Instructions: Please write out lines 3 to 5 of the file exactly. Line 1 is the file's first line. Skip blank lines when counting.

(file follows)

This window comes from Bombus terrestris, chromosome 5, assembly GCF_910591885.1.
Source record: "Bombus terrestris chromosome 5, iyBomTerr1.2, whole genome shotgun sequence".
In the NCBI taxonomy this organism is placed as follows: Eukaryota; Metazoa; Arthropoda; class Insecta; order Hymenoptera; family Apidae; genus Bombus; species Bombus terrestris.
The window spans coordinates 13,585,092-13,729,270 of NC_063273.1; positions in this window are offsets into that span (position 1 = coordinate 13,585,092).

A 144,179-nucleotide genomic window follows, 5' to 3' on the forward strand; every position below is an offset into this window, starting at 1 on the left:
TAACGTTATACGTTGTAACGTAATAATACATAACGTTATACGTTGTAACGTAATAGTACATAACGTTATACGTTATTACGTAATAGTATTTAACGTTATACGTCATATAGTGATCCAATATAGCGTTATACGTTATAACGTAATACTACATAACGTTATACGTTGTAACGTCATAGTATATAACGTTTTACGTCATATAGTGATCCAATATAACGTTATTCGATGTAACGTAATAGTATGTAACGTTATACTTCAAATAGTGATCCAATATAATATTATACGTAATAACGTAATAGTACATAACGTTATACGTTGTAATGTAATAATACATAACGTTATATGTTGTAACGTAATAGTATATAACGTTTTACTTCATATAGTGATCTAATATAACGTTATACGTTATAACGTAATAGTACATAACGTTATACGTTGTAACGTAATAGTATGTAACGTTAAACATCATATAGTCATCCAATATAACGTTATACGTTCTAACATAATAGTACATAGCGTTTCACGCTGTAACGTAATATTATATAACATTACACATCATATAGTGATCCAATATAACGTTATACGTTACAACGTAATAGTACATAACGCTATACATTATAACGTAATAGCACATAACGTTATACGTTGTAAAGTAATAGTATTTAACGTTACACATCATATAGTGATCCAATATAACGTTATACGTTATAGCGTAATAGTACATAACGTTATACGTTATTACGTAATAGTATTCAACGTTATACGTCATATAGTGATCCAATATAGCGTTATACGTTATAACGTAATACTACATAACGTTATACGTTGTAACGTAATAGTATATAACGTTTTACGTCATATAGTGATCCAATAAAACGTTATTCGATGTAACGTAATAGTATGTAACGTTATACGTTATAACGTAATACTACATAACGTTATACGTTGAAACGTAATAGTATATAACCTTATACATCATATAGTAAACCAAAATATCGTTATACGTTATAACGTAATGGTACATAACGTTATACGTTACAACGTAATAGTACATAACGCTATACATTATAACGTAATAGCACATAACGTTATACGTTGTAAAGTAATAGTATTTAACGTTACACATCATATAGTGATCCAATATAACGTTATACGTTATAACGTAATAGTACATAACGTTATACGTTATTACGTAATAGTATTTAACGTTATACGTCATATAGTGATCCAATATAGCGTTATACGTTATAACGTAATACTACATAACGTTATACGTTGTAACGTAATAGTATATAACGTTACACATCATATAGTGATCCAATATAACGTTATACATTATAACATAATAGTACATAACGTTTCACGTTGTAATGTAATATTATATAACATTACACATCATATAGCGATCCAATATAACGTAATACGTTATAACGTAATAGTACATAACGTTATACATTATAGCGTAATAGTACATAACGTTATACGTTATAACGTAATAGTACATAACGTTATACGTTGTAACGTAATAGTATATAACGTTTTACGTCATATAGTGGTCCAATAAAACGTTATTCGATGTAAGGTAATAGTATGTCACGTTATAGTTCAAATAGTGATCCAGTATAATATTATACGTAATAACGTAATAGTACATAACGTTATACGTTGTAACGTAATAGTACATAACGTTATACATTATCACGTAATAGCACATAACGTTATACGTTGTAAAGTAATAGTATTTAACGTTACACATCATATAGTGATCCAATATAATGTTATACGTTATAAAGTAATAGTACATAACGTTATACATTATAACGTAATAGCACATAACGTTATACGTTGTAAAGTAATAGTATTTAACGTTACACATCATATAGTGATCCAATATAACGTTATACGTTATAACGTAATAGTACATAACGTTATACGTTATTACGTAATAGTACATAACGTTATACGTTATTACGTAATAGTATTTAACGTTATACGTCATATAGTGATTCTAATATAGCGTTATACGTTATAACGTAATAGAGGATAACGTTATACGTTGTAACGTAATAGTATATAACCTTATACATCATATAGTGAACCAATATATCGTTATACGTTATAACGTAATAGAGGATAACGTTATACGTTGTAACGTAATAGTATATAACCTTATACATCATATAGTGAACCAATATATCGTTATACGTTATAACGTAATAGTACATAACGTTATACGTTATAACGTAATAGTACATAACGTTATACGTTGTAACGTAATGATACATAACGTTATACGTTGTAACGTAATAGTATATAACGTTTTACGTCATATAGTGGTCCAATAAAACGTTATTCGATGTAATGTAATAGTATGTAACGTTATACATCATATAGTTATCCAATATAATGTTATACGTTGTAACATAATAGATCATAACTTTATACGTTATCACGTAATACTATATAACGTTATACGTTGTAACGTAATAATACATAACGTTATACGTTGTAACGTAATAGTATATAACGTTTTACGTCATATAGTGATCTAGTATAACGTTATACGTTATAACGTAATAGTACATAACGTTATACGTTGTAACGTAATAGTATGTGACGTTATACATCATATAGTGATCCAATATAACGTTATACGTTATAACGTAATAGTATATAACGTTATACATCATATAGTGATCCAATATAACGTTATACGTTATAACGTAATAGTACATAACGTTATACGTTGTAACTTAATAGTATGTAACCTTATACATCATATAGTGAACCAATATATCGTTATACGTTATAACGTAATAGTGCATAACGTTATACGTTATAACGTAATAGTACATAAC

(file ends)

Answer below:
In the NCBI taxonomy this organism is placed as follows: Eukaryota; Metazoa; Arthropoda; class Insecta; order Hymenoptera; family Apidae; genus Bombus; species Bombus terrestris.
The window spans coordinates 13,585,092-13,729,270 of NC_063273.1; positions in this window are offsets into that span (position 1 = coordinate 13,585,092).

A 144,179-nucleotide genomic window follows, 5' to 3' on the forward strand; every position below is an offset into this window, starting at 1 on the left: